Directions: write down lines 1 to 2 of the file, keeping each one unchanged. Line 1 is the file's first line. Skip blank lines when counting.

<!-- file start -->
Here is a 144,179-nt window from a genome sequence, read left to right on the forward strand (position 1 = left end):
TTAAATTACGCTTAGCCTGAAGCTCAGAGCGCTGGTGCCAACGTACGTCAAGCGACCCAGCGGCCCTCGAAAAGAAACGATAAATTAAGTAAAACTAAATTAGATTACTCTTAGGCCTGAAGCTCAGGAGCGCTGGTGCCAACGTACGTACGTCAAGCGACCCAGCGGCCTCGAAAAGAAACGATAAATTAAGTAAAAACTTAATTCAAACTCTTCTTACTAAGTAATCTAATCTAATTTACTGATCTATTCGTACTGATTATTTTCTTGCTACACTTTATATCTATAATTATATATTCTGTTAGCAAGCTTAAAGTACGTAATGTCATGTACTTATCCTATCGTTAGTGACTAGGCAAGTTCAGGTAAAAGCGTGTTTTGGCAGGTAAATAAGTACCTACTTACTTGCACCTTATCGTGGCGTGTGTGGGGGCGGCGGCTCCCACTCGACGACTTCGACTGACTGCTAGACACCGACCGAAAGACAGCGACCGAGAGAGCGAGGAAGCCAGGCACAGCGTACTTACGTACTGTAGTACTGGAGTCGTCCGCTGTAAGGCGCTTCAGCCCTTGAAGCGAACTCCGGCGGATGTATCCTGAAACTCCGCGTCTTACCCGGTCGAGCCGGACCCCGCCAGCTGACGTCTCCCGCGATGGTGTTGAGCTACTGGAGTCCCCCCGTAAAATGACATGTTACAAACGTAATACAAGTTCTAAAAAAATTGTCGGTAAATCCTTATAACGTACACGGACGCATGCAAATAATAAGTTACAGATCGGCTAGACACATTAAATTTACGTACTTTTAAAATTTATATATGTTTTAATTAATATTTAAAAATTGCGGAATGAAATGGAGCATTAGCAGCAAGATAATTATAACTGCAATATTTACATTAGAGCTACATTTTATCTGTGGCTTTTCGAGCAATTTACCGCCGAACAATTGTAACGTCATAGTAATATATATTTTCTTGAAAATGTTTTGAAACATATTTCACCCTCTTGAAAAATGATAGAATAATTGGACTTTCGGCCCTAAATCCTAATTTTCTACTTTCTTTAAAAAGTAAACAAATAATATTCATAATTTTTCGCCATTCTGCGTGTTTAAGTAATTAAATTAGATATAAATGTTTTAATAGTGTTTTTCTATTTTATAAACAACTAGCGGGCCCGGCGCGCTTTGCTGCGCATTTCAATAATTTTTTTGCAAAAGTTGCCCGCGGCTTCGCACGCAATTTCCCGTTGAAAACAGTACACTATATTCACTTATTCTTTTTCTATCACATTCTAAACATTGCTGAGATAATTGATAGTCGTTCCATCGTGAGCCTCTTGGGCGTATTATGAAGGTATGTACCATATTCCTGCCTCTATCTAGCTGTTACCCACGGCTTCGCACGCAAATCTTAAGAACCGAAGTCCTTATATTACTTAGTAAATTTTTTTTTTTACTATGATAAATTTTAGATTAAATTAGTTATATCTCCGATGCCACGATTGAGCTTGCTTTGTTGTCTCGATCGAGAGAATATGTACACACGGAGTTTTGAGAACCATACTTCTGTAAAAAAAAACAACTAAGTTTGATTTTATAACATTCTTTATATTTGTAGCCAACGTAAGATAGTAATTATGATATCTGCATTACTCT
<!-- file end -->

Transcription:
Here is a 144,179-nt window from a genome sequence, read left to right on the forward strand (position 1 = left end):
TTAAATTACGCTTAGCCTGAAGCTCAGAGCGCTGGTGCCAACGTACGTCAAGCGACCCAGCGGCCCTCGAAAAGAAACGATAAATTAAGTAAAACTAAATTAGATTACTCTTAGGCCTGAAGCTCAGGAGCGCTGGTGCCAACGTACGTACGTCAAGCGACCCAGCGGCCTCGAAAAGAAACGATAAATTAAGTAAAAACTTAATTCAAACTCTTCTTACTAAGTAATCTAATCTAATTTACTGATCTATTCGTACTGATTATTTTCTTGCTACACTTTATATCTATAATTATATATTCTGTTAGCAAGCTTAAAGTACGTAATGTCATGTACTTATCCTATCGTTAGTGACTAGGCAAGTTCAGGTAAAAGCGTGTTTTGGCAGGTAAATAAGTACCTACTTACTTGCACCTTATCGTGGCGTGTGTGGGGGCGGCGGCTCCCACTCGACGACTTCGACTGACTGCTAGACACCGACCGAAAGACAGCGACCGAGAGAGCGAGGAAGCCAGGCACAGCGTACTTACGTACTGTAGTACTGGAGTCGTCCGCTGTAAGGCGCTTCAGCCCTTGAAGCGAACTCCGGCGGATGTATCCTGAAACTCCGCGTCTTACCCGGTCGAGCCGGACCCCGCCAGCTGACGTCTCCCGCGATGGTGTTGAGCTACTGGAGTCCCCCCGTAAAATGACATGTTACAAACGTAATACAAGTTCTAAAAAAATTGTCGGTAAATCCTTATAACGTACACGGACGCATGCAAATAATAAGTTACAGATCGGCTAGACACATTAAATTTACGTACTTTTAAAATTTATATATGTTTTAATTAATATTTAAAAATTGCGGAATGAAATGGAGCATTAGCAGCAAGATAATTATAACTGCAATATTTACATTAGAGCTACATTTTATCTGTGGCTTTTCGAGCAATTTACCGCCGAACAATTGTAACGTCATAGTAATATATATTTTCTTGAAAATGTTTTGAAACATATTTCACCCTCTTGAAAAATGATAGAATAATTGGACTTTCGGCCCTAAATCCTAATTTTCTACTTTCTTTAAAAAGTAAACAAATAATATTCATAATTTTTCGCCATTCTGCGTGTTTAAGTAATTAAATTAGATATAAATGTTTTAATAGTGTTTTTCTATTTTATAAACAACTAGCGGGCCCGGCGCGCTTTGCTGCGCATTTCAATAATTTTTTTGCAAAAGTTGCCCGCGGCTTCGCACGCAATTTCCCGTTGAAAACAGTACACTATATTCACTTATTCTTTTTCTATCACATTCTAAACATTGCTGAGATAATTGATAGTCGTTCCATCGTGAGCCTCTTGGGCGTATTATGAAGGTATGTACCATATTCCTGCCTCTATCTAGCTGTTACCCACGGCTTCGCACGCAAATCTTAAGAACCGAAGTCCTTATATTACTTAGTAAATTTTTTTTTTTACTATGATAAATTTTAGATTAAATTAGTTATATCTCCGATGCCACGATTGAGCTTGCTTTGTTGTCTCGATCGAGAGAATATGTACACACGGAGTTTTGAGAACCATACTTCTGTAAAAAAAAACAACTAAGTTTGATTTTATAACATTCTTTATATTTGTAGCCAACGTAAGATAGTAATTATGATATCTGCATTACTCT